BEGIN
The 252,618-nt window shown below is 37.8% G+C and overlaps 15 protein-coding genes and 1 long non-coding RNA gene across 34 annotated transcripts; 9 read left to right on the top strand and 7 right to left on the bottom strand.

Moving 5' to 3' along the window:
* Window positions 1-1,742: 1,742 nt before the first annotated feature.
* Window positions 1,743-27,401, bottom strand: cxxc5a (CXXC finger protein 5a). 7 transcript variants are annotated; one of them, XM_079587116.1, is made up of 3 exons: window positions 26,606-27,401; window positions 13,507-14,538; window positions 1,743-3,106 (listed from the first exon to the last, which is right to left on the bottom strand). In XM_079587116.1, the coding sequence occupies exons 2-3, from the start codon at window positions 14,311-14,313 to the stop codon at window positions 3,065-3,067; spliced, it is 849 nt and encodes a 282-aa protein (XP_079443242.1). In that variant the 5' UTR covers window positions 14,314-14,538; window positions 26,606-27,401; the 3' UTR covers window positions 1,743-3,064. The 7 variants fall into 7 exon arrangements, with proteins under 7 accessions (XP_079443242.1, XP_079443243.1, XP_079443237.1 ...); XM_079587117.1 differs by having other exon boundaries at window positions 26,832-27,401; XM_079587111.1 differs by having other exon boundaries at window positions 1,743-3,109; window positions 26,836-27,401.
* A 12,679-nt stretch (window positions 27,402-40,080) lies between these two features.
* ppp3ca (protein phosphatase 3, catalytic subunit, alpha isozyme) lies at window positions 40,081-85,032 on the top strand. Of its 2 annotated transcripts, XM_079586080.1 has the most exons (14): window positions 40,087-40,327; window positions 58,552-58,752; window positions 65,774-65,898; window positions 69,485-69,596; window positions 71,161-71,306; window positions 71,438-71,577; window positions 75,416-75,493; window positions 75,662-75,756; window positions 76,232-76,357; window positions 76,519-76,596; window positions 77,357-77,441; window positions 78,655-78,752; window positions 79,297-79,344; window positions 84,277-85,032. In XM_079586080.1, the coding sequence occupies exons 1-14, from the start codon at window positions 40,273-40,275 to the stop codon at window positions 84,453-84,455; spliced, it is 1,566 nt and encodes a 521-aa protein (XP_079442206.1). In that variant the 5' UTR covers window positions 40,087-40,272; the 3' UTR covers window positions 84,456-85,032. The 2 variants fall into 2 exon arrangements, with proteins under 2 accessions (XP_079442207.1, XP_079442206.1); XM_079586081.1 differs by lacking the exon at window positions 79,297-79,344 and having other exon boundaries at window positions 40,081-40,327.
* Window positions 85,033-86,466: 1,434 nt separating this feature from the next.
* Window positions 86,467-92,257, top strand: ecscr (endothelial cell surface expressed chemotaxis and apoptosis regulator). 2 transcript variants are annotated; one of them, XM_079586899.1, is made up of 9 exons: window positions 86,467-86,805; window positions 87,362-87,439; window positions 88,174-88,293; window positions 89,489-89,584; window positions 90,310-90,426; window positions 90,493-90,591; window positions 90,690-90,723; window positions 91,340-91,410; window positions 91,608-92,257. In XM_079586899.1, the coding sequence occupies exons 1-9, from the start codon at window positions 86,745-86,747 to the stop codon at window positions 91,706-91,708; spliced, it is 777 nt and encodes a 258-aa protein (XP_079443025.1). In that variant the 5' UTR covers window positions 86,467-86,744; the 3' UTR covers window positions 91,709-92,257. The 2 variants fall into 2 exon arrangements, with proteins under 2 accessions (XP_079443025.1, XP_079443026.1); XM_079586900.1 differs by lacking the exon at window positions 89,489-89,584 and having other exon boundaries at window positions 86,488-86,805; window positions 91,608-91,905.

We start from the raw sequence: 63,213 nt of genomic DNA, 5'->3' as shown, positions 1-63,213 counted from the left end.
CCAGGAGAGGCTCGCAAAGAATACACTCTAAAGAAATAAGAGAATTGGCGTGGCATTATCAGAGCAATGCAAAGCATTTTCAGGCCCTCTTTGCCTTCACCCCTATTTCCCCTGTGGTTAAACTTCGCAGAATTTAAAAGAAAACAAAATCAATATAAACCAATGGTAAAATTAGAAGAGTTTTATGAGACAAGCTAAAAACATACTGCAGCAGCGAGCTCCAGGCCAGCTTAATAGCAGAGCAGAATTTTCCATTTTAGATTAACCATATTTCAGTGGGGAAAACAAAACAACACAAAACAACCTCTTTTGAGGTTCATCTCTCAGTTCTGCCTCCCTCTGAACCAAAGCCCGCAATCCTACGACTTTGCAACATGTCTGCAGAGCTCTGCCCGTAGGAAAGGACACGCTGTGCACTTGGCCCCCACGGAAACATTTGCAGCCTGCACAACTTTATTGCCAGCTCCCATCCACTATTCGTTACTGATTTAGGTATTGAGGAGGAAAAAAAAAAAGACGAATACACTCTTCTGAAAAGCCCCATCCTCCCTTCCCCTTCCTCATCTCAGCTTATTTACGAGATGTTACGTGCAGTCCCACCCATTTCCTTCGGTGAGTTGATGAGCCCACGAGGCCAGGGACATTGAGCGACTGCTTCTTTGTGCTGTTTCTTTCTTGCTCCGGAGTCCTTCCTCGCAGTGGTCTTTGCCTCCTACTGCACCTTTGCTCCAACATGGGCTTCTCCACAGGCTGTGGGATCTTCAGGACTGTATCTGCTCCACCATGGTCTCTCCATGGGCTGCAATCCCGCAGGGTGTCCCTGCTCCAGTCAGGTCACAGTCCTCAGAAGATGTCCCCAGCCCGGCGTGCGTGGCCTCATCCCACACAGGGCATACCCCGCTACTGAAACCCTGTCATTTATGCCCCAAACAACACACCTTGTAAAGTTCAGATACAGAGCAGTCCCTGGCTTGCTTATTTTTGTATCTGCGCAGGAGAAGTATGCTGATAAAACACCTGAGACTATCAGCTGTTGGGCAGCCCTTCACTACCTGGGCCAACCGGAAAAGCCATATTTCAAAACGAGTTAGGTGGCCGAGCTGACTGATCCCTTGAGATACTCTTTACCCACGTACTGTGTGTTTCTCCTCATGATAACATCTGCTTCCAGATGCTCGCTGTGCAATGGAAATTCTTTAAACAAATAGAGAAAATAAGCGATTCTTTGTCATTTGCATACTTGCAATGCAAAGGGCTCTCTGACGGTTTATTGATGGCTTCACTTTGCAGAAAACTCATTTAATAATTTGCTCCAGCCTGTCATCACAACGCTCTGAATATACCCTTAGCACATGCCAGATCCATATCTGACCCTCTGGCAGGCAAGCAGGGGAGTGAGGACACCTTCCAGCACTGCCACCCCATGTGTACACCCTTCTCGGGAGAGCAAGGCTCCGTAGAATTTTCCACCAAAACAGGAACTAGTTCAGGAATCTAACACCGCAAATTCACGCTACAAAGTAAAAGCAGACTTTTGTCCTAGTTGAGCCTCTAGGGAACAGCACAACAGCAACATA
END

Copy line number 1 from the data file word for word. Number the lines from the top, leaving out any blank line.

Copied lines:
The 252,618-nt window shown below is 37.8% G+C and overlaps 15 protein-coding genes and 1 long non-coding RNA gene across 34 annotated transcripts; 9 read left to right on the top strand and 7 right to left on the bottom strand.